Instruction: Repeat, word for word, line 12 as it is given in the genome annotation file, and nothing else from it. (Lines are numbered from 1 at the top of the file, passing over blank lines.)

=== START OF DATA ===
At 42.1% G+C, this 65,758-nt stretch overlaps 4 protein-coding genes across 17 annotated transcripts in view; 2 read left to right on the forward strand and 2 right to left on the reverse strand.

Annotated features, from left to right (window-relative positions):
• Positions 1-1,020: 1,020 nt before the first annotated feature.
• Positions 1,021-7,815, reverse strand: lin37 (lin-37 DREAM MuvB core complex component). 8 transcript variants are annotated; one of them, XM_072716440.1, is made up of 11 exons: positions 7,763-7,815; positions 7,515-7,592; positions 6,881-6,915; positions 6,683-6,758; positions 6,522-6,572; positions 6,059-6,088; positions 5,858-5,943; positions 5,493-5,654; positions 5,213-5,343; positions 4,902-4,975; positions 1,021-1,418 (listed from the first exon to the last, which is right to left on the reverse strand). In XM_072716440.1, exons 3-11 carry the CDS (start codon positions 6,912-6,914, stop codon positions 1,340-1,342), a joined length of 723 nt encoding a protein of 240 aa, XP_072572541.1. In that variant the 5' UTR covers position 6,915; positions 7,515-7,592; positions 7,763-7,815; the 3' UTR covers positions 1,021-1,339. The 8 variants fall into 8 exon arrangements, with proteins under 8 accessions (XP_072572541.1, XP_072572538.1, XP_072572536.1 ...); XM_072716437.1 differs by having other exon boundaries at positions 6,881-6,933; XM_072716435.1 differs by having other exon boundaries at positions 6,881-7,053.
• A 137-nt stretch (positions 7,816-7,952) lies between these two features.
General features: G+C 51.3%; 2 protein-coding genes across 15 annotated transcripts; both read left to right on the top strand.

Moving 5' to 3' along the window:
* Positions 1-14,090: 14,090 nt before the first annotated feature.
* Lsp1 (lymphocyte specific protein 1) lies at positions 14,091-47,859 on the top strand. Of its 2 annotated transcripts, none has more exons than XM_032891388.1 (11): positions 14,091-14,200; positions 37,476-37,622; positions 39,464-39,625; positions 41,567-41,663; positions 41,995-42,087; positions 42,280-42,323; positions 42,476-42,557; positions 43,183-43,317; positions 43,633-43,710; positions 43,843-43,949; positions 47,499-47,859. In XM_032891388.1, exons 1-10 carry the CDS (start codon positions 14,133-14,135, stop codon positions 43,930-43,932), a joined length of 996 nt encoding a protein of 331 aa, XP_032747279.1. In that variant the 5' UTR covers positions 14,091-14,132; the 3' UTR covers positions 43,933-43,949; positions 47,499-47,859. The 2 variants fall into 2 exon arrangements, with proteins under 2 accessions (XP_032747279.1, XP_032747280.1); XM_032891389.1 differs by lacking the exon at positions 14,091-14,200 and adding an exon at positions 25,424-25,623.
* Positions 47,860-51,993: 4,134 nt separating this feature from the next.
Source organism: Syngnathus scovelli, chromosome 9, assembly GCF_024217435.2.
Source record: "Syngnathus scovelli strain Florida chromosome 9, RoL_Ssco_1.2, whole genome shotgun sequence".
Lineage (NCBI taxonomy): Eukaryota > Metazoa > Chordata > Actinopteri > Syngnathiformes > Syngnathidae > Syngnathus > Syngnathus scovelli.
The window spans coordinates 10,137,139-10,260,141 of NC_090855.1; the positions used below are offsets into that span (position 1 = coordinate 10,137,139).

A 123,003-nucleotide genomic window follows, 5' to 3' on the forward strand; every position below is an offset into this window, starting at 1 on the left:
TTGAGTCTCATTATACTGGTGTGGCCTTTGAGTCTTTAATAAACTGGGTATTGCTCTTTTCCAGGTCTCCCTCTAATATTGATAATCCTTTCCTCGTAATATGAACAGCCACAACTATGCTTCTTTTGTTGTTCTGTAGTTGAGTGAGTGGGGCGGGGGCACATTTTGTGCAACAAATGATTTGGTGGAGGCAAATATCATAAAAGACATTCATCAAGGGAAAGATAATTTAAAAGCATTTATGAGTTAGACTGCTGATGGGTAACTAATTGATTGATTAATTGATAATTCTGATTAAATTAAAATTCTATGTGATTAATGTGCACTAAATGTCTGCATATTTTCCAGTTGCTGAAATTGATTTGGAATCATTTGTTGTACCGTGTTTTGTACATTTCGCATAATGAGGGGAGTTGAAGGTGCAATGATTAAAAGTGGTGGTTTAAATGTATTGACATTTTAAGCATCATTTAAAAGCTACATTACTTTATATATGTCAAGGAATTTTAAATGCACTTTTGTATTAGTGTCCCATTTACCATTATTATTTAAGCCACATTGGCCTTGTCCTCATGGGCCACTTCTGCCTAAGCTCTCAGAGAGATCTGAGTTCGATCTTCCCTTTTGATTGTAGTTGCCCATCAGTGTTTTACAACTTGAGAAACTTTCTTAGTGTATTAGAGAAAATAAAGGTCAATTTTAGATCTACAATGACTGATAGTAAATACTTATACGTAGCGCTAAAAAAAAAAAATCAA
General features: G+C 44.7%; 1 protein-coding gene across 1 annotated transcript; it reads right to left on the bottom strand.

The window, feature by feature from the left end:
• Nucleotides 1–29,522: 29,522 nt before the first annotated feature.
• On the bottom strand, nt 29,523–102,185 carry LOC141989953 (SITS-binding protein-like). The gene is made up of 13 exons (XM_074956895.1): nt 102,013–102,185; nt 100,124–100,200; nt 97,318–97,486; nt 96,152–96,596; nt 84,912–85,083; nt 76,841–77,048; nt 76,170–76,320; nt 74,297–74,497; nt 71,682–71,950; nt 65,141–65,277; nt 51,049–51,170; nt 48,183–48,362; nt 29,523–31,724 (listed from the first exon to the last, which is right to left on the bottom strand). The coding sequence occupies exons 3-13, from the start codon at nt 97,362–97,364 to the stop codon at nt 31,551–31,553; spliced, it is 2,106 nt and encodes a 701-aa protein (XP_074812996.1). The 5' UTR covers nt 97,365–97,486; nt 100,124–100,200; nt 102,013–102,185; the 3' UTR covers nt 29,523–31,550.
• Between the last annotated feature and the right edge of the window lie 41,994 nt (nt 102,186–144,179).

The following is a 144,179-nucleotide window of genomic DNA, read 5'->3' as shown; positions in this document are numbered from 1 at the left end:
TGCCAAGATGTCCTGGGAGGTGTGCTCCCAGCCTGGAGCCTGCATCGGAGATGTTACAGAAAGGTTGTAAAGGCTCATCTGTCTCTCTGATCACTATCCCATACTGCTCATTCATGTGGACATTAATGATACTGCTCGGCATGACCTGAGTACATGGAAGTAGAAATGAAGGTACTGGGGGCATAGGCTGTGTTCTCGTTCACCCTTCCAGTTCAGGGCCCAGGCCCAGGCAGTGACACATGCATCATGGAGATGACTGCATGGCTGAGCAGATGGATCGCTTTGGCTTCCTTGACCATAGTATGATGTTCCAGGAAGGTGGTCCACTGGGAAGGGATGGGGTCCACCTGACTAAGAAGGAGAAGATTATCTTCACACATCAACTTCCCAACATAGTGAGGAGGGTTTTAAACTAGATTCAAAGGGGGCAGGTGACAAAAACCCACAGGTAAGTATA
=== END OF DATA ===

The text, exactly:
Source record: "Syngnathus scovelli strain Florida chromosome 9, RoL_Ssco_1.2, whole genome shotgun sequence".